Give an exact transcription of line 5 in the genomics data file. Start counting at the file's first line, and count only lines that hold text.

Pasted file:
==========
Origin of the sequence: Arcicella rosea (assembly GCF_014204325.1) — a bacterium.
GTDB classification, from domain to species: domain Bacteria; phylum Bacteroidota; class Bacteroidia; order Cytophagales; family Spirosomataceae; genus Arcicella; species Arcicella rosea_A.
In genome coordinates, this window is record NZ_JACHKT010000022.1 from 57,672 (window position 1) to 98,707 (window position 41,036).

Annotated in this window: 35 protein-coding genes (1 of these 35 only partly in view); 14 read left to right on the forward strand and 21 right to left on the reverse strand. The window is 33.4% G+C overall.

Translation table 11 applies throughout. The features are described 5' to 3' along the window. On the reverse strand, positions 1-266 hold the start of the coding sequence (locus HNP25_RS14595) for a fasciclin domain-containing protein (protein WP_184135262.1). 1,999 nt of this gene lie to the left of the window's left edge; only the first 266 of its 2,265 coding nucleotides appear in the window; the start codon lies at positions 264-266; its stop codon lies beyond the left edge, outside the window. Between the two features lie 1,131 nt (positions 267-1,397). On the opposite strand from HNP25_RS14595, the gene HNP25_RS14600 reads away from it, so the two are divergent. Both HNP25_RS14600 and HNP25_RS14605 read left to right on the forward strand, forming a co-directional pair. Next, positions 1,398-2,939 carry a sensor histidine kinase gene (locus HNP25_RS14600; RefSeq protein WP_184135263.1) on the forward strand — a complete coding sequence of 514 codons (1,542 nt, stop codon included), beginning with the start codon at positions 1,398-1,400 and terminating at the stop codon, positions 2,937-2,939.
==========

Translation table 11 applies throughout. The features are described 5' to 3' along the window. On the reverse strand, positions 1-266 hold the start of the coding sequence (locus HNP25_RS14595) for a fasciclin domain-containing protein (protein WP_184135262.1). 1,999 nt of this gene lie to the left of the window's left edge; only the first 266 of its 2,265 coding nucleotides appear in the window; the start codon lies at positions 264-266; its stop codon lies beyond the left edge, outside the window. Between the two features lie 1,131 nt (positions 267-1,397). On the opposite strand from HNP25_RS14595, the gene HNP25_RS14600 reads away from it, so the two are divergent. Both HNP25_RS14600 and HNP25_RS14605 read left to right on the forward strand, forming a co-directional pair. Next, positions 1,398-2,939 carry a sensor histidine kinase gene (locus HNP25_RS14600; RefSeq protein WP_184135263.1) on the forward strand — a complete coding sequence of 514 codons (1,542 nt, stop codon included), beginning with the start codon at positions 1,398-1,400 and terminating at the stop codon, positions 2,937-2,939.